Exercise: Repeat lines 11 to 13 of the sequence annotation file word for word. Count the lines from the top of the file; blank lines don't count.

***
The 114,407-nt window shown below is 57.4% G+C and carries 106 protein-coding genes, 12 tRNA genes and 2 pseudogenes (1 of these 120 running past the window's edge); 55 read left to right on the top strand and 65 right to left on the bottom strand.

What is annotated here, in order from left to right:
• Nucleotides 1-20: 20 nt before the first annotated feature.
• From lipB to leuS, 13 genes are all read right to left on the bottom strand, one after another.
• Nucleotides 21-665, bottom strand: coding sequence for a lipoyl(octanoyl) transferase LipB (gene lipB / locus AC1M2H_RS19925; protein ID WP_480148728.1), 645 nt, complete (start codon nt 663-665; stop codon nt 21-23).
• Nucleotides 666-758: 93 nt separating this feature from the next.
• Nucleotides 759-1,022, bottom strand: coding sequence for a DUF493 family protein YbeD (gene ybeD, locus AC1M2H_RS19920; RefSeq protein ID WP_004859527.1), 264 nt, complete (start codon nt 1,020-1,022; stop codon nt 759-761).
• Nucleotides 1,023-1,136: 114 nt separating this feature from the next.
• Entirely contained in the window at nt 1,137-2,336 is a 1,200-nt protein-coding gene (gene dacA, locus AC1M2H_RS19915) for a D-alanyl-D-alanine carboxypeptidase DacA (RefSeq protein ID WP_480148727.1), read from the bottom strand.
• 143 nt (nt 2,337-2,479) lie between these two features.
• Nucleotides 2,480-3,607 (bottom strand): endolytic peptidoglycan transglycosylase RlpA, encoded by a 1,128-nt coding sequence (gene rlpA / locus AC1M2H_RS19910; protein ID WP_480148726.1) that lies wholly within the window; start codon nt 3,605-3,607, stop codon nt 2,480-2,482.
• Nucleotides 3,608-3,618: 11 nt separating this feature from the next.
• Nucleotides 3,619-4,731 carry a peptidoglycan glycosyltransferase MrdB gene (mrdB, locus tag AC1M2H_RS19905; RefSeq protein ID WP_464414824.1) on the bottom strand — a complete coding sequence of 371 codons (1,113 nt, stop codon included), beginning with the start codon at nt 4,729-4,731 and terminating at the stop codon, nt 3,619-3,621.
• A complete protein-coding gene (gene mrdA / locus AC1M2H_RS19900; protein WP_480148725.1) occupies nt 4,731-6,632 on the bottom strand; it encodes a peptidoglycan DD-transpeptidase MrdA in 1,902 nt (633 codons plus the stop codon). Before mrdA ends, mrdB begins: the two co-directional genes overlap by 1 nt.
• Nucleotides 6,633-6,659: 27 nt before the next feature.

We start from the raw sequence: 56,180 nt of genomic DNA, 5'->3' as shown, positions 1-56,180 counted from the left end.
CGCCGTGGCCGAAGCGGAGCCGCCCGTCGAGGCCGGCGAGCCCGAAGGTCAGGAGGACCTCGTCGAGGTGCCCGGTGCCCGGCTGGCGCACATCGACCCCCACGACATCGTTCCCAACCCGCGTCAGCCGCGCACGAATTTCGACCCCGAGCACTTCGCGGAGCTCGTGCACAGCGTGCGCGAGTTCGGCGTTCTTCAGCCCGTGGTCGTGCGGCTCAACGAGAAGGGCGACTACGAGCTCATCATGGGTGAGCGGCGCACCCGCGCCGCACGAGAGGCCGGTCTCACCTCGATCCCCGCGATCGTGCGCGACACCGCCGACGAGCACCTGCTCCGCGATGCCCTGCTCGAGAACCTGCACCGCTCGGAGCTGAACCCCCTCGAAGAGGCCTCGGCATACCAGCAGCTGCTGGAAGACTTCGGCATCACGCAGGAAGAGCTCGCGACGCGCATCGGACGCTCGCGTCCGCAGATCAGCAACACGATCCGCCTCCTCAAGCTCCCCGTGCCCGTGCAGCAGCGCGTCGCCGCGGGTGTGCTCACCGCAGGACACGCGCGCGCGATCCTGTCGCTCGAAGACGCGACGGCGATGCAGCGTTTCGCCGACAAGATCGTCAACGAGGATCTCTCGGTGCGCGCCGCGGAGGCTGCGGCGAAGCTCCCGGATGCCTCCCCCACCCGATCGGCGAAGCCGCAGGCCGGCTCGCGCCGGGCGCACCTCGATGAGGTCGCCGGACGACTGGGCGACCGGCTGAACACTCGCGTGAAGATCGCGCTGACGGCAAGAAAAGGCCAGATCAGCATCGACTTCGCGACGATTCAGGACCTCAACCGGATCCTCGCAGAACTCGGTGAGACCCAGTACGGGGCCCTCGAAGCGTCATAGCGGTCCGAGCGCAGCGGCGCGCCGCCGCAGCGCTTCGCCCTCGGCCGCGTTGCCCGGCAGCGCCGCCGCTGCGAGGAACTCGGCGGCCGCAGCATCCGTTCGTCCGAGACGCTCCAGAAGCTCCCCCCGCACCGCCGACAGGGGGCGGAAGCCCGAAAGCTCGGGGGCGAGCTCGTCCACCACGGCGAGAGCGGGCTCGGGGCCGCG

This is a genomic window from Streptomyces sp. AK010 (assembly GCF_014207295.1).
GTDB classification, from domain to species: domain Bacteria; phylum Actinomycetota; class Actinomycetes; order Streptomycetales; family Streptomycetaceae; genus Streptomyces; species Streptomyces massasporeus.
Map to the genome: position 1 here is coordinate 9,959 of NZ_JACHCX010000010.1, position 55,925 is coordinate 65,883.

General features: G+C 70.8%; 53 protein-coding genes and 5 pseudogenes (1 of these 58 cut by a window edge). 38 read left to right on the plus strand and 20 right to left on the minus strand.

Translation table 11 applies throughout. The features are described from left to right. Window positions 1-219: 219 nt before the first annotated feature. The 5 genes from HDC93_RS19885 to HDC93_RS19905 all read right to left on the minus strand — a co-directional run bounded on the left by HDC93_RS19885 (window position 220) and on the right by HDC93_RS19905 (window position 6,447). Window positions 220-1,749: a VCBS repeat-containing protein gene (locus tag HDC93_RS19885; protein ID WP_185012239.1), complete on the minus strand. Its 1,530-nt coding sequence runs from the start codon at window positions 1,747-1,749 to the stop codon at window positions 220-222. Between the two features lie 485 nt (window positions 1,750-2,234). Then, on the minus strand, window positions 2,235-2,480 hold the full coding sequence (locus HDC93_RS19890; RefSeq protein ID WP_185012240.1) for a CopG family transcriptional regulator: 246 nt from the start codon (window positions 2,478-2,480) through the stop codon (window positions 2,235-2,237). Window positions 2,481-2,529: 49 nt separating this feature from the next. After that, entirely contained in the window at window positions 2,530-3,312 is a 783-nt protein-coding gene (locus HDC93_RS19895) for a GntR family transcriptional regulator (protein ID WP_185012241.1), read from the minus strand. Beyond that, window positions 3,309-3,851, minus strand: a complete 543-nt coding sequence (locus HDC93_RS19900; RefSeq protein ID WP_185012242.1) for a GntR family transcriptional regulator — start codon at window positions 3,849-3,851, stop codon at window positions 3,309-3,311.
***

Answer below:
• Nucleotides 2,480-3,607 (bottom strand): endolytic peptidoglycan transglycosylase RlpA, encoded by a 1,128-nt coding sequence (gene rlpA / locus AC1M2H_RS19910; protein ID WP_480148726.1) that lies wholly within the window; start codon nt 3,605-3,607, stop codon nt 2,480-2,482.
• Nucleotides 3,608-3,618: 11 nt separating this feature from the next.
• Nucleotides 3,619-4,731 carry a peptidoglycan glycosyltransferase MrdB gene (mrdB, locus tag AC1M2H_RS19905; RefSeq protein ID WP_464414824.1) on the bottom strand — a complete coding sequence of 371 codons (1,113 nt, stop codon included), beginning with the start codon at nt 4,729-4,731 and terminating at the stop codon, nt 3,619-3,621.